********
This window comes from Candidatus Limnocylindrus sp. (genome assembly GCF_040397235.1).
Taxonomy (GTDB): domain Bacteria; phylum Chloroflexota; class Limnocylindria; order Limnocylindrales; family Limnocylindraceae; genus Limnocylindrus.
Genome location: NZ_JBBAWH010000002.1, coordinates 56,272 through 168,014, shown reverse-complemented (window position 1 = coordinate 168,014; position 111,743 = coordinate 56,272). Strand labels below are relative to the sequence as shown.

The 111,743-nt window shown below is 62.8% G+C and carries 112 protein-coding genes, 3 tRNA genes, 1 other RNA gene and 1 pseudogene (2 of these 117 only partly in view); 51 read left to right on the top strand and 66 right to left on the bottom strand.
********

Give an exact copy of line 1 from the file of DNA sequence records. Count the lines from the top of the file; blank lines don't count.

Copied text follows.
This window comes from Candidatus Limnocylindrus sp. (genome assembly GCF_040397235.1).